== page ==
The Spanish Flu pandemic of 1918-1920 spread rapidly throughout the globe and lasted some 2 years or more. 500,000 million people, about one third of the world’s population at the time, were infected and at least 50,000 million died worldwide, more people than in the Great War. 15,000 Australians died which was one of the lowest death rates from the disease.
At the end of January 1919 authorities made the drastic decision to suddenly close the New South Wales and Queensland border to stop the spread of the deadly Spanish Flu into the northern state. They just shut it at 2pm on a day at the end of January leaving people stranded both sides of the border. Quarantine camps were established where people could be vaccinated and quarantined for 7 days to ensure they were showing no signs of the flu.
Closer to home the Brisbane Courier of 6th March 1919 reported “…Mrs. Wilcox, wife of the manager of Silverwood Dairy Co.’s store at Dayboro, returned home to Dayboro last Wednesday, after an absence of nearly two months. Mrs. Wilcox was holidaying in Sydney when the influenza epidemic broke out, and consequently she was detained in Sydney, but by undergoing seven days’ quarantine at the border was enabled to return home last week…”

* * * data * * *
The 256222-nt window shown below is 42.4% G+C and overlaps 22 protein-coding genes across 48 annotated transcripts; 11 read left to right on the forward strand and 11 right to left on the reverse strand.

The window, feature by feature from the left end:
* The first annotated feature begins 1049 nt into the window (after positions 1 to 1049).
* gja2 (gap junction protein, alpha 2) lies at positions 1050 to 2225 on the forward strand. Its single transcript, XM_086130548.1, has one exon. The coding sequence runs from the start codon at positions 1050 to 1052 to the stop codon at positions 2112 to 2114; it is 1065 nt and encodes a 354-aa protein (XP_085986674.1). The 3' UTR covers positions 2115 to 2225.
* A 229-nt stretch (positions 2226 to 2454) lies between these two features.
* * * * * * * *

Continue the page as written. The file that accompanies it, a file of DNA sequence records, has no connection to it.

The quarantine camps at Rainbow Bay and Wallangarra were far from being 4 and 5 star accommodation. The exact date of the border’s full reopening is not known.